breach of [EU and UK] competition law.”
The risks arising from information exchange at a single meeting are not
new, but it’s unusual for such a case to reach the level of the CA.
“Tip of the Iceberg” for Digital Companies: Facebook Abused Its
Dominance by Infringing EU Data Protection Law
On 7 February 2019, the German competition authority, Bundeskartellamt
announced that it had found Facebook dominant in the market for social networks in
Germany and that the company had abused that dominant position. The abuse
came about since, according to the BKA, Facebook violated EU data
protection rules through its terms of service and the manner and extent to
which it collects and uses data.
Welcoming the finding, the European Data Protection Regulator (EDPR)
“This case is the tip of the iceberg — all companies in the digital
information ecosystem that rely on tracking, profiling and targeting
should be on notice.”
The data collection at issue did not relate to data arising from use of
Facebook’s own service, but the collection of user data from third-party
sources, including Facebook-owned services such as Instagram or WhatsApp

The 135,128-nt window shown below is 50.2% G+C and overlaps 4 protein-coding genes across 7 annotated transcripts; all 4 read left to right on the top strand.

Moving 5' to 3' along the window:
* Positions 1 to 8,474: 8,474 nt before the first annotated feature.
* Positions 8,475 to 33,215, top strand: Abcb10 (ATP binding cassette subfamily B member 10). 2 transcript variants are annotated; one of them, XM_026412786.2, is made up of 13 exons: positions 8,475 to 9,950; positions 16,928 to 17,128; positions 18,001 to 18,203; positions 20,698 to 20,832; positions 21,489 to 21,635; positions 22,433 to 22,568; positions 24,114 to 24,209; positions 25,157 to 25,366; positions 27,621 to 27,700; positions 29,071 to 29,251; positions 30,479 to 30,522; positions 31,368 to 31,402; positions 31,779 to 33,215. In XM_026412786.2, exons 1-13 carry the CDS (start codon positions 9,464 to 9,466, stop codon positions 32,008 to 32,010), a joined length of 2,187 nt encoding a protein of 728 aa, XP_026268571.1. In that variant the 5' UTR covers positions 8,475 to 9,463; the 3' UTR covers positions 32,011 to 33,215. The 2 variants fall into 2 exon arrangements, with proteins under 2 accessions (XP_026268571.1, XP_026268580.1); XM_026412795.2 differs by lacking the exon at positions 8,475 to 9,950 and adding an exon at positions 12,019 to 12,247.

and third-party websites which include interfaces such as the Facebook
“like” or “share” buttons.
Where such visible interfaces are embedded in websites and apps, the data
flow to Facebook starts when these are called up or installed. It is not
even necessary, the BKA found, to scroll over or click on a “like” button.
Calling up a website with an embedded “like” button will start the data
flow. The BKA also found that, even if no Facebook symbol is visible to
users of a website, user data will flow from many websites to Facebook.
This happens, for example, if the website operator uses the Facebook
analytics service in the background to carry out user analyses.
Facebook’s violation of the EU data protection rules through its collection
of data on this scale without effective justification or informed voluntary
consent (which violation was established by the BKA following discussions
with “leading” EU data protection authorities) gave rise to an exploitative
abuse of Facebook’s dominant position. This was to the detriment of both